This morning I received a call from the Afghanistan National Olympic Committee asking if I could come today to meet with them. Even though our prior attempt to meet with them did not work out, they were certain that we would meet.
Reshad and I drove in his car to Kabul again to meet with the President of the Afghanistan National Olympic Committee. There was a lot of traffic and it took about 90 minutes to get there. The building that holds the Olympic Committee is quite old and rundown. Once we arrived, it took us a while to find the person we were supposed to meet. Along the way, Reshad ran into one of his lifelong friends that actually worked at the Afghanistan National Olympic Committee. He finally took us to where we needed to go.
While in the waiting area, which really was an office with two desks, with two very old computers, and some extra chairs. The employees in that office asked us why we were waiting for the president. We told them that we wanted to start a national water polo program in Afghanistan. The employees started giggling and laughing for a few moments. They then asked us if we were serious. Our reply was “yes.” Once they realized we were serious, they proceeded to tell me, through Reshad translating, that it would never work.
A few minutes later, someone in the president’s office popped their head through the door and motioned for us to come in. When we entered, the office was full. There were two gentlemen standing. There were a few couches and chairs that were full. The president was speaking with two gentlemen on one of the couches. It was a pretty heated debate, ending with the two gentlemen standing up and leaving, looking defeated on their way out. We were then pushed to sit on the couch.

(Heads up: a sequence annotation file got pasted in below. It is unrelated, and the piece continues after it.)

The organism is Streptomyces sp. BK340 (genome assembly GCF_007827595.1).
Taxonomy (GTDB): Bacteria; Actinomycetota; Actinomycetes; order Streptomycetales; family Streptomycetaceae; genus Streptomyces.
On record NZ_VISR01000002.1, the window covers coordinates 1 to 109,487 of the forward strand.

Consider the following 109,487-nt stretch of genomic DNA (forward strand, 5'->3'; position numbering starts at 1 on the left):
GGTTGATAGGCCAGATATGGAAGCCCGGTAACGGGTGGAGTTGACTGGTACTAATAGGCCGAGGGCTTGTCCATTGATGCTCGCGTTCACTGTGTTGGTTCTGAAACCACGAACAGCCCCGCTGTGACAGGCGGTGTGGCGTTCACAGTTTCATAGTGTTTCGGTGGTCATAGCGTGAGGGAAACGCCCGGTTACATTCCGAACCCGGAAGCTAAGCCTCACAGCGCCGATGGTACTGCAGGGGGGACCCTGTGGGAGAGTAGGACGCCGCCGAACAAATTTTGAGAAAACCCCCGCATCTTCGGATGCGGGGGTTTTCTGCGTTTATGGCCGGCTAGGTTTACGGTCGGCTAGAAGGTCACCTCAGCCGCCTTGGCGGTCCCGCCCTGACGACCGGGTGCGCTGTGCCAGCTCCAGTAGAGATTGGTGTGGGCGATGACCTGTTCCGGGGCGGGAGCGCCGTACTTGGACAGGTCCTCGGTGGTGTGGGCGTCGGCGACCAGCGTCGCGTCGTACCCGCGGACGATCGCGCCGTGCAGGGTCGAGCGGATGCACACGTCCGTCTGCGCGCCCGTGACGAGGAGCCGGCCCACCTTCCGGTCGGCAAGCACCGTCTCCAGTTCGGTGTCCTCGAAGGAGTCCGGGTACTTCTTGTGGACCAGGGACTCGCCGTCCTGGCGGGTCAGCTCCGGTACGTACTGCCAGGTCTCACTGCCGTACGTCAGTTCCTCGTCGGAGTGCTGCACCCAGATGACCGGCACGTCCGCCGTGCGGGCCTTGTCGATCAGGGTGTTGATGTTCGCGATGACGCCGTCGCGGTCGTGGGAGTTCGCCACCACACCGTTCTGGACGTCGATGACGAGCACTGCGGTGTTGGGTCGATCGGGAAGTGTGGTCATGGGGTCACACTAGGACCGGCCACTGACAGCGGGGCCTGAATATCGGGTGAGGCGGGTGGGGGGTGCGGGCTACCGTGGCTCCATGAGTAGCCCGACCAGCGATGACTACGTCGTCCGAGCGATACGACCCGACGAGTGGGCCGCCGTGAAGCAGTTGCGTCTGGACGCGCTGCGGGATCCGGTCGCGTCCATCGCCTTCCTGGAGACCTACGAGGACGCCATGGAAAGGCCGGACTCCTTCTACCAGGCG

We were then offered some chai (tea) from the president’s assistant. Reshad and I of course accepted, as it would be considered rude not to. The assistant poured out the cups that were on the table from the previous gusts, poured a tiny bit of tea into them, swirled the cups, poured the dirty tea from there, and then poured our chai into them.
Once the president finished with the next group, he turned to us to listen to what we had to say. I handed him a short presentation on paper and started speaking. As I paused to let Reshad translate, the President started yelling at the people who just walked in and sat down. I then realized that I needed to cut to the chase. I then told Reshad to just tell the president that we wanted to help them develop a national swim and water polo program. He sat for a few seconds, flipped through the presentation, then proceeded to tell me that they have had many Americans and Westerners who have promised the world and have not done anything for the Olympic Committee. He then told us that they already had a national swimming program, which just started at the end of last summer. He finished by saying that he did not have any more time to speak with us.
As we were walking out, the president said that he would have the swim chair contact us and that we should speak with him directly with what we wanted to do and that the swim chair would update him with any progress.
As Reshad and I walked out, I was thinking about the hour that just transpired. The 55 minutes of waiting and listening, followed by the three minutes of our “discussion”, and the final two minutes of walking out of the building. Even though we were not of interest to the President of the Afghanistan National Olympic Committee and definitely not taken seriously, I was determined to follow through with this.